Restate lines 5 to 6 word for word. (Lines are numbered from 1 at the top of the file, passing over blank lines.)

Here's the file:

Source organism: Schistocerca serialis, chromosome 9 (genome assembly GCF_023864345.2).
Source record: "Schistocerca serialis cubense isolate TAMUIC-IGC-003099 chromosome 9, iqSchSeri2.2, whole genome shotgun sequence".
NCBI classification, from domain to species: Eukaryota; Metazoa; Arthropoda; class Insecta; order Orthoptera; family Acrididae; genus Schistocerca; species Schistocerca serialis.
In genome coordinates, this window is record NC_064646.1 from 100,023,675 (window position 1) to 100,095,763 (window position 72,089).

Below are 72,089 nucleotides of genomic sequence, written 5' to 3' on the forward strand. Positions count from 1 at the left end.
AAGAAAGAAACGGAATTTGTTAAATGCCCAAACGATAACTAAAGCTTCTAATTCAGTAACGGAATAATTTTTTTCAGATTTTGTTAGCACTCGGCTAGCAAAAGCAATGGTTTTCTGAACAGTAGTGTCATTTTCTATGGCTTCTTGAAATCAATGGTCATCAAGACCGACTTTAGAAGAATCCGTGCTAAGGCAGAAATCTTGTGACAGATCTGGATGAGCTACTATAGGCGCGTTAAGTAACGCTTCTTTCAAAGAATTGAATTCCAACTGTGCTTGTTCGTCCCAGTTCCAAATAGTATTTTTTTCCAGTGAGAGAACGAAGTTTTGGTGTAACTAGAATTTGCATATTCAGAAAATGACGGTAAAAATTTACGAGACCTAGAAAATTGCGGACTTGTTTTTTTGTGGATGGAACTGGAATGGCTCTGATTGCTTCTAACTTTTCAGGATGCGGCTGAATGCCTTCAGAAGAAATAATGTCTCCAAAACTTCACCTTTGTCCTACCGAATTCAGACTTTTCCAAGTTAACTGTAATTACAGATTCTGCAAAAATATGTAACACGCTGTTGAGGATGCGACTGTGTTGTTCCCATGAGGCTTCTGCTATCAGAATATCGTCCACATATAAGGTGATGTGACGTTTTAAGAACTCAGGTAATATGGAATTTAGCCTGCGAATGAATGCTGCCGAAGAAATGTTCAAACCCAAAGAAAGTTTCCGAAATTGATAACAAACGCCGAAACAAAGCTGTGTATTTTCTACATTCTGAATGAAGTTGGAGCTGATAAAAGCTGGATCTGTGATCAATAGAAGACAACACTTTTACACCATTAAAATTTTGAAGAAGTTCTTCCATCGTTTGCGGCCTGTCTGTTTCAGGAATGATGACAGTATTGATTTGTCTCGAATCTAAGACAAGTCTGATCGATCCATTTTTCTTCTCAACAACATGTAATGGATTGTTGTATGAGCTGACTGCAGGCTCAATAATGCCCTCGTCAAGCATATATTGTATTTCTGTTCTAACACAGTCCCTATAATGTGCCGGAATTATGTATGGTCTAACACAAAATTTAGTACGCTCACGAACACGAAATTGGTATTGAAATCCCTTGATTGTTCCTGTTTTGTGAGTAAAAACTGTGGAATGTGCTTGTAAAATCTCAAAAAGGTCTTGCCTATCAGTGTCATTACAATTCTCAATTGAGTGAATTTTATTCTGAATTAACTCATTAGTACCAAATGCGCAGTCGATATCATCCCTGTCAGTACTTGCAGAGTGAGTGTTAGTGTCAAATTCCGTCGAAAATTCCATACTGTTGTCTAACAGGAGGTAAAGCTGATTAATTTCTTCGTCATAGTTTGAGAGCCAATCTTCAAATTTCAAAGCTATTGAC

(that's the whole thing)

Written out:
Below are 72,089 nucleotides of genomic sequence, written 5' to 3' on the forward strand. Positions count from 1 at the left end.
AAGAAAGAAACGGAATTTGTTAAATGCCCAAACGATAACTAAAGCTTCTAATTCAGTAACGGAATAATTTTTTTCAGATTTTGTTAGCACTCGGCTAGCAAAAGCAATGGTTTTCTGAACAGTAGTGTCATTTTCTATGGCTTCTTGAAATCAATGGTCATCAAGACCGACTTTAGAAGAATCCGTGCTAAGGCAGAAATCTTGTGACAGATCTGGATGAGCTACTATAGGCGCGTTAAGTAACGCTTCTTTCAAAGAATTGAATTCCAACTGTGCTTGTTCGTCCCAGTTCCAAATAGTATTTTTTTCCAGTGAGAGAACGAAGTTTTGGTGTAACTAGAATTTGCATATTCAGAAAATGACGGTAAAAATTTACGAGACCTAGAAAATTGCGGACTTGTTTTTTTGTGGATGGAACTGGAATGGCTCTGATTGCTTCTAACTTTTCAGGATGCGGCTGAATGCCTTCAGAAGAAATAATGTCTCCAAAACTTCACCTTTGTCCTACCGAATTCAGACTTTTCCAAGTTAACTGTAATTACAGATTCTGCAAAAATATGTAACACGCTGTTGAGGATGCGACTGTGTTGTTCCCATGAGGCTTCTGCTATCAGAATATCGTCCACATATAAGGTGATGTGACGTTTTAAGAACTCAGGTAATATGGAATTTAGCCTGCGAATGAATGCTGCCGAAGAAATGTTCAAACCCAAAGAAAGTTTCCGAAATTGATAACAAACGCCGAAACAAAGCTGTGTATTTTCTACATTCTGAATGAAGTTGGAGCTGATAAAAGCTGGATCTGTGATCAATAGAAGACAACACTTTTACACCATTAAAATTTTGAAGAAGTTCTTCCATCGTTTGCGGCCTGTCTGTTTCAGGAATGATGACAGTATTGATTTGTCTCGAATCTAAGACAAGTCTGATCGATCCATTTTTCTTCTCAACAACATGTAATGGATTGTTGTATGAGCTGACTGCAGGCTCAATAATGCCCTCGTCAAGCATATATTGTATTTCTGTTCTAACACAGTCCCTATAATGTGCCGGAATTATGTATGGTCTAACACAAAATTTAGTACGCTCACGAACACGAAATTGGTATTGAAATCCCTTGATTGTTCCTGTTTTGTGAGTAAAAACTGTGGAATGTGCTTGTAAAATCTCAAAAAGGTCTTGCCTATCAGTGTCATTACAATTCTCAATTGAGTGAATTTTATTCTGAATTAACTCATTAGTACCAAATGCGCAGTCGATATCATCCCTGTCAGTACTTGCAGAGTGAGTGTTAGTGTCAAATTCCGTCGAAAATTCCATACTGTTGTCTAACAGGAGGTAAAGCTGATTAATTTCTTCGTCATAGTTTGAGAGCCAATCTTCAAATTTCAAAGCTATTGAC